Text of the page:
Best of SHOT Show 2023
SHOT Show 2023 is in the bag with a week of walking up and down convention center isles to see the latest and greatest gun-related stuff for the coming year. The crowds were back this year as well after last year’s light attendance. So, here is our list of “Best of SHOT Show 2023” with some of the most interesting items that we found. Not all of these are from the big, elaborate booths on the second floor, as downstairs often has some hidden treasures.
There were plenty of folks showing off traditional tube-based night vision setups, but the Sionyx Opsin was the most interesting digital night vision monocular on display. I had the chance to play with one for a bit in a dark room and was impressed by how far they have been able to take the technology. We are hoping to take the Opsin out into the real world later this year and gather more details on how it performs.
The Pavashot Stickshot is a newer take on nonlethal self-defense everyday carry. It is about the size of a dry-erase marker but is a single-shot pepper powder launcher with a fifty-foot range. Compare this to the fifteen-foot range of the Taser Pulse or the eighteen-foot range of Sabre Pepper Gel and now you have something that can deter a threat down the hallway at work.
Optic Irons were showing off their prototypes that fixed the problem of where to put the rear sight in relation to the red dot on a semi-auto pistol. There are different models in the works for a variety of different optics setups, but this is something to keep an eye out for on machined slide pistols.
Also in the prototype category, Holosun had demo units for some of their new red dot optics. What really sets these apart from the competition are the two models that incorporated night vision or thermal on top of the red dot. When looking through the red dot optic, there is an overlay of the additional image data. After playing with both of these for a few minutes, I am really interested to see how the final versions turn out.
Polymer80 was on hand to show off their updated P80 frames. There have been a few updates that were needed to gain compliance with some of the ever-changing laws. Although these changes do not make them “OK” in about a dozen states, a few of these are states that you would consider when looking for the next place to call home.
Glock was mostly sticking with what works this year. They had a few more Glock pistols that looked remarkably similar to all the existing Glock pistols. But, the real surprise was the new flat trigger shoe Glock Performance Trigger which has incorporated a sear into the design. As for feel, it brings the factory trigger up to an aftermarket trigger level, while sticking with all Glock parts. Still a Glock trigger, but a little better.
Every year, SHOT Show seems to have more suppressor offerings trying to push the technology of cans forward. Considering the long ATF wait times, your silencer might be outdated by the time you actually get to shoot it. For good news though, Griffin Armament had their new Dual-Lok models out on display with one of the best thought-out attachment methods that I have seen yet.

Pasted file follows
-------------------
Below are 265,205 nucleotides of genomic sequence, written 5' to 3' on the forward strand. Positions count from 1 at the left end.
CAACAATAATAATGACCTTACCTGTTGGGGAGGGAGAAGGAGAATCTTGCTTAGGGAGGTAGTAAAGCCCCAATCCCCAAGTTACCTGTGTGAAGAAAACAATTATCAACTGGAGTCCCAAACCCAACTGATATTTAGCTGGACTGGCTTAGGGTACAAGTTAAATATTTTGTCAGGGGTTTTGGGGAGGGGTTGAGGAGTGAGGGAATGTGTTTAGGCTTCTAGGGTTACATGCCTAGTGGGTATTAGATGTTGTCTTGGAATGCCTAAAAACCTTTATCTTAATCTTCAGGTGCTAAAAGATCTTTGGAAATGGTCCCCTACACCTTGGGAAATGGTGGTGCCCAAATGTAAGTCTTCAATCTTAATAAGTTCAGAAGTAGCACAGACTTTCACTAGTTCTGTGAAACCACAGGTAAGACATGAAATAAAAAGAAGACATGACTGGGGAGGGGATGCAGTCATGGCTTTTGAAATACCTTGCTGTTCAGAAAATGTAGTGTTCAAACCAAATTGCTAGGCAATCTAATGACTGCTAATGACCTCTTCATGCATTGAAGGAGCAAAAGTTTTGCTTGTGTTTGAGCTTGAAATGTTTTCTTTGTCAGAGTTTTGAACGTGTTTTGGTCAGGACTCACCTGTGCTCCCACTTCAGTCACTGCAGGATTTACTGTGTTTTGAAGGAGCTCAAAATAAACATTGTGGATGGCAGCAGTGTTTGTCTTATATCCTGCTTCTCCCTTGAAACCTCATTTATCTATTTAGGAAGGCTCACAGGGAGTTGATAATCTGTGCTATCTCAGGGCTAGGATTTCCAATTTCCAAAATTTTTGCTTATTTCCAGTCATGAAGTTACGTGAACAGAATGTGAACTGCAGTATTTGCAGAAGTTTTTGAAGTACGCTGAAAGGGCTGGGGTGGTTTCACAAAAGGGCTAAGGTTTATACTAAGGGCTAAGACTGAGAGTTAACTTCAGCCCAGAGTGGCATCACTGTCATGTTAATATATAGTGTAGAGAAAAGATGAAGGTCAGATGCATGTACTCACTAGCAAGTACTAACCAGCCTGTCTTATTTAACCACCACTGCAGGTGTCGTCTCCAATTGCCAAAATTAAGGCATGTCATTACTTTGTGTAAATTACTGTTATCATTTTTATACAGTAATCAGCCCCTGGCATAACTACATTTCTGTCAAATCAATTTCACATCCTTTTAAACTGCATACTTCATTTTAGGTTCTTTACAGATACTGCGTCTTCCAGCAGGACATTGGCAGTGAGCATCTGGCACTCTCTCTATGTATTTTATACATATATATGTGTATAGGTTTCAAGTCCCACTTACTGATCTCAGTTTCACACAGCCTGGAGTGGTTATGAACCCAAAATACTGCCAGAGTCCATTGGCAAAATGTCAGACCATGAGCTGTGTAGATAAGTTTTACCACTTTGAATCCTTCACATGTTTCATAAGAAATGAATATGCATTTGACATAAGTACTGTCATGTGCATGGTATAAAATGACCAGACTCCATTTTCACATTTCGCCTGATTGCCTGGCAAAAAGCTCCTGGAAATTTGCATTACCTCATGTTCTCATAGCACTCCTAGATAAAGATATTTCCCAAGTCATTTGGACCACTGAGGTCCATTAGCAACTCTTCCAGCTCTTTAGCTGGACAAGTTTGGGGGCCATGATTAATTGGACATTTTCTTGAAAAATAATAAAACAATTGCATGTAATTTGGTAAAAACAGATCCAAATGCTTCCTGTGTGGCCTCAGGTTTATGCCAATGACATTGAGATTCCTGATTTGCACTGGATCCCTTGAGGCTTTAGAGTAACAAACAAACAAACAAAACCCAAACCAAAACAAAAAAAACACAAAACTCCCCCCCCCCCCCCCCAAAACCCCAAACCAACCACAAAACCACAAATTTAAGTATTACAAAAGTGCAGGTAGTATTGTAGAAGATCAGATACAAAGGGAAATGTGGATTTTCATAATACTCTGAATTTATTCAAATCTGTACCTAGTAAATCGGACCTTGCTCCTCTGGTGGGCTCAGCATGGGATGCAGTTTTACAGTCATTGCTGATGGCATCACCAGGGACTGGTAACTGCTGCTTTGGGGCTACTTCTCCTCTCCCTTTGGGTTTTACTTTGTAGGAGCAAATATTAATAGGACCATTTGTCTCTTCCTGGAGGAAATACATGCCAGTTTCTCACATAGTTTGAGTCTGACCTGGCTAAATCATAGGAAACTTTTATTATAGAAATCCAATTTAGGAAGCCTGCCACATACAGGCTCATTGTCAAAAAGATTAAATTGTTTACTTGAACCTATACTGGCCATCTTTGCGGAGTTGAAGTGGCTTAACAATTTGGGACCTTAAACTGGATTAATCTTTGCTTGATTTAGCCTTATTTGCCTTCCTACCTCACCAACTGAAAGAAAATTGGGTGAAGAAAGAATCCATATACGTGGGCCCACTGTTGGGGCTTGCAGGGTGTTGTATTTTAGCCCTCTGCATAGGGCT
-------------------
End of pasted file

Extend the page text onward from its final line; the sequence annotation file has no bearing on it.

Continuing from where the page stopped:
Forster Products showed off the prototype for the Co-Ax XL reloading press. Although this is absolute overkill for anyone not getting into 50 Cal or similar, this press was built like a tank.
Laugo Arms had a few different versions of the Alien pistol on display. If you thought that the 1911 folks could build an expensive semi-auto, a Czechoslovakian engineer said “Here, hold my beer”. That said, the more I look at one of these, the more it seems like there is a reason to get one. It really is a neat design with non-reciprocating sights and a low bore axis.
Every year Maxpedition tries a few new designs and this time around the most interesting new pack is the Tehama 37L. If you have ever had the chance to take a look at one of their backpacks, then you are already familiar with the build quality. The highlights of this model are a removable framesheet, dual water bottle holders that zip to reduce the size, and multiple external pockets for organization.
Magpul and Maztech are working together on the X4 Fire Control System, which lets you turn a standard low-power variable optic (LPVO) scope into something out of one of the latest sci-fi video games. The system basically mounts a heads-up type display screen in front of a standard scope to add details such as ranging information, compass direction, and round count to the shooter’s view.
The Range Network has an interesting idea of teaming up shooting ranges so that individual shooters can join their club and go shooting at any participating location. This would be a nice option for folks who travel around the country, own an RV, or want to try out different ranges. I can think of worse excuses for traveling.
If you are considering a 5.7 pistol, the Palmetto State Armory Rock is one of the nicest that I have felt in the hand so far. As with most things PSA, there are plenty of variations available with regard to colors, optics mounts, or even bundles that come with ten magazines.
One of the good ideas that would fall under the “why didn’t someone think of this years ago” category is the Roll Pin Wizard. Before this tool, if you did not want to scratch up the finish on your AR lower when installing or upgrading the bolt catch, the common fix involved a good amount of blue masking tape and a little luck. A small bottle of Birchwood Casey Aluminum Black was a good backup plan for hiding the occasional “oops”. But, this special punch and guide tool combo makes it much more challenging to add random inscriptions on the side of your lower.